During summer 2013, I had the opportunity to intern for the Ethnographic Video for Instruction and Analysis (EVIA) Digital Archive. The Indiana University Institute of Digital Arts and Humanities and the Archives of Traditional Music lead this project to preserve and provide access to ethnographic field recordings for the purposes of teaching, learning, and research. In addition to digitization and preservation of the recordings, the project centers around the Annotator’s Workbench, a tool that allows ethnographers to describe their recordings at several hierarchical levels, including collection, event, scene, and action. The recording and accompanying annotations are made available on the EVIA Project website.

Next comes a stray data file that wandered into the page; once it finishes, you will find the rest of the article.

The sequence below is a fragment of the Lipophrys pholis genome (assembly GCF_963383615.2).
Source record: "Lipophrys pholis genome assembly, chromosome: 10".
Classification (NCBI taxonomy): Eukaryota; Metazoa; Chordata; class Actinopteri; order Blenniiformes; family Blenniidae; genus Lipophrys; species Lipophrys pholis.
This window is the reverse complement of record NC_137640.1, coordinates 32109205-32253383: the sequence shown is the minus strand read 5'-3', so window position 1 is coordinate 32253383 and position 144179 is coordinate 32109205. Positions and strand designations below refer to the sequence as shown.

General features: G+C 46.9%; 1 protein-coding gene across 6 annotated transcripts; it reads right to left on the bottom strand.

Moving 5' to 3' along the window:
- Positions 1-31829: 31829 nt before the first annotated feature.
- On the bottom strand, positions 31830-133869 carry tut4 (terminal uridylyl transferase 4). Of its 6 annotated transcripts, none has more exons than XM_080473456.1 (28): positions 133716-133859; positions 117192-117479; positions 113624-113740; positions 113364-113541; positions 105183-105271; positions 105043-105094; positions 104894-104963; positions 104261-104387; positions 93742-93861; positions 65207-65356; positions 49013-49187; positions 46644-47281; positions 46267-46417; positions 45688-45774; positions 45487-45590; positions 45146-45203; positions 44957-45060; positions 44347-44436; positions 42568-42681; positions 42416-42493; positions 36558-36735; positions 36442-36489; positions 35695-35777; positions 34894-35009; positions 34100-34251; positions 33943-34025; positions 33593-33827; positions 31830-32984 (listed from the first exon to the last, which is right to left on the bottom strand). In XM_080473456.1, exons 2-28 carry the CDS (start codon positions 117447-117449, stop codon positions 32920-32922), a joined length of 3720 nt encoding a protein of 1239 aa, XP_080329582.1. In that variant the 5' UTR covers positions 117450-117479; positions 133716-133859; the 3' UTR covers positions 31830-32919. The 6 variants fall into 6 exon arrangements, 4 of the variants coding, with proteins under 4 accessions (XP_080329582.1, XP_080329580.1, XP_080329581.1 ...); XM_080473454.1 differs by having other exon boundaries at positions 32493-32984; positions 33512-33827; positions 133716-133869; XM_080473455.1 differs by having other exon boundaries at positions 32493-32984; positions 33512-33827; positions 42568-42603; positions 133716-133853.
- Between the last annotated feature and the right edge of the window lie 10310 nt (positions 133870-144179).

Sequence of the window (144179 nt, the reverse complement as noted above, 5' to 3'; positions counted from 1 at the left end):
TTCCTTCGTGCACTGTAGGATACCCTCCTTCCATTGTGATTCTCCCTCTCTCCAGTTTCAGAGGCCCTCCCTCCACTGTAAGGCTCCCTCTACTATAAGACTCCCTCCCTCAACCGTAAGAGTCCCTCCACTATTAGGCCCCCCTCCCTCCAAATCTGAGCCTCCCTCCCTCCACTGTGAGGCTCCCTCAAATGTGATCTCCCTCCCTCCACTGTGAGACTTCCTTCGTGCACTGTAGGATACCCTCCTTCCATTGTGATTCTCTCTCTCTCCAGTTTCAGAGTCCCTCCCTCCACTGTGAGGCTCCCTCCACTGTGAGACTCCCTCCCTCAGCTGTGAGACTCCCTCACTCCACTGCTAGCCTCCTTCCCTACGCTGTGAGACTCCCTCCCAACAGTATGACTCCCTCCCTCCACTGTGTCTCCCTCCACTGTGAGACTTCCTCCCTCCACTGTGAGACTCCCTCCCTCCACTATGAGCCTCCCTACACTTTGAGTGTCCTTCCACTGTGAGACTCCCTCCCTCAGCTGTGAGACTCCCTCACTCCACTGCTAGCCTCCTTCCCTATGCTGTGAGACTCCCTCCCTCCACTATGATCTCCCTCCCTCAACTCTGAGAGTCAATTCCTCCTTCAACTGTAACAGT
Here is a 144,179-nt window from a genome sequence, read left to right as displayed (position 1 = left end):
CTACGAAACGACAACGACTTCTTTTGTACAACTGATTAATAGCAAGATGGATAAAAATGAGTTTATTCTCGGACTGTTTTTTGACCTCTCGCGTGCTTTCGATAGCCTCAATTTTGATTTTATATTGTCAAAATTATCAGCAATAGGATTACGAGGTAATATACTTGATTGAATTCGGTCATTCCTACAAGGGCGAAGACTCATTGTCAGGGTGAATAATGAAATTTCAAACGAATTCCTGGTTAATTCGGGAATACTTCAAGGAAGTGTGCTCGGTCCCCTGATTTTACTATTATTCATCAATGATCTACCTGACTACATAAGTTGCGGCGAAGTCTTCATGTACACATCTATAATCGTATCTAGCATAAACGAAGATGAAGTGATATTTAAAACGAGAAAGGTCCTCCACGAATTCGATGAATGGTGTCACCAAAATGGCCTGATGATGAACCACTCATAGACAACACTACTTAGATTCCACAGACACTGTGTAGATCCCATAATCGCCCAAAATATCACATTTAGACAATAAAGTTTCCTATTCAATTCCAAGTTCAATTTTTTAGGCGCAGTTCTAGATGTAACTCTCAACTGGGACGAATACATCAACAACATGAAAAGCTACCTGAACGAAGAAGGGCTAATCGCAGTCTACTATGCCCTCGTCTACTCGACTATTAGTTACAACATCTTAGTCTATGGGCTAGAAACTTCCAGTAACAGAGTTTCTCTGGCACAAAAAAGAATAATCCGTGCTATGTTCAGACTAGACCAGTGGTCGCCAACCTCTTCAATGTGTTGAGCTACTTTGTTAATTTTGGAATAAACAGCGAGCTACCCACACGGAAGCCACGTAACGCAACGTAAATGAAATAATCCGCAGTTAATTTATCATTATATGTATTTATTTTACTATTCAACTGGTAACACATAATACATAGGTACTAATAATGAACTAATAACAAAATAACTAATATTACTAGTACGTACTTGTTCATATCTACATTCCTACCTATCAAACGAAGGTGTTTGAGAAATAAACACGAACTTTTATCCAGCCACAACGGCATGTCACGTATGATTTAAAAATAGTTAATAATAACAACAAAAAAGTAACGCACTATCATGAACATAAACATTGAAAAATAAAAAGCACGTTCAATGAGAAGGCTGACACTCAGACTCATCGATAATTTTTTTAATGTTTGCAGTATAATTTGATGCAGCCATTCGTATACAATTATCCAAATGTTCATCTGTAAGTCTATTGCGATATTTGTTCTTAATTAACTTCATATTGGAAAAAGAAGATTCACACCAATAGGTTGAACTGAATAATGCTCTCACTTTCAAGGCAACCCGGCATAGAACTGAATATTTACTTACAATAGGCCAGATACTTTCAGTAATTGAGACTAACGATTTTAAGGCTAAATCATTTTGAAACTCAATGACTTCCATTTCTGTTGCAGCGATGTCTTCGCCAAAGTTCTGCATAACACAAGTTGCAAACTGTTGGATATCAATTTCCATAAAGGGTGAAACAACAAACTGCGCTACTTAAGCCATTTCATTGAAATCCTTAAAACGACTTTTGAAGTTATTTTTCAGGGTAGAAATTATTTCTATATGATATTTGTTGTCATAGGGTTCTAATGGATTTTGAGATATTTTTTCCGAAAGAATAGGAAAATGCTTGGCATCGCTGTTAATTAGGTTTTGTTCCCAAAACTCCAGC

During the internship, I reviewed the grammar and style of the annotations for two collections: Music, Dance, Ceremonies, and Rituals in Pakistan and India (1990-1999) by Richard Wolf and Religious Festivities, Ritual Dances, and Popular Theatre in Portugal (2004-2006) by Barbara Alge. I also provided support to scholars during two week-long annotation workshops on the IU campus. After I completed the internship, I continued on as an editing assistant for the EVIA Project for 6 months and completed work on several additional collections, including Linda Escobar and Tejano Conjunto Music in South Texas (2006) by Margaret Dorsey. Through these experiences, I learned about managing the sustainability of a digital humanities project after development is completed. I also gained exposure to a method for providing access to scholarly multimedia and the intricacies involved in description and publication of these works. It was a pleasure to work with my internship supervisors, Alan Burdette and Clara Henderson, and I’m grateful for the introduction to the interesting field of ethnography.
Read about my experiences with the EVIA Project on my internship blog.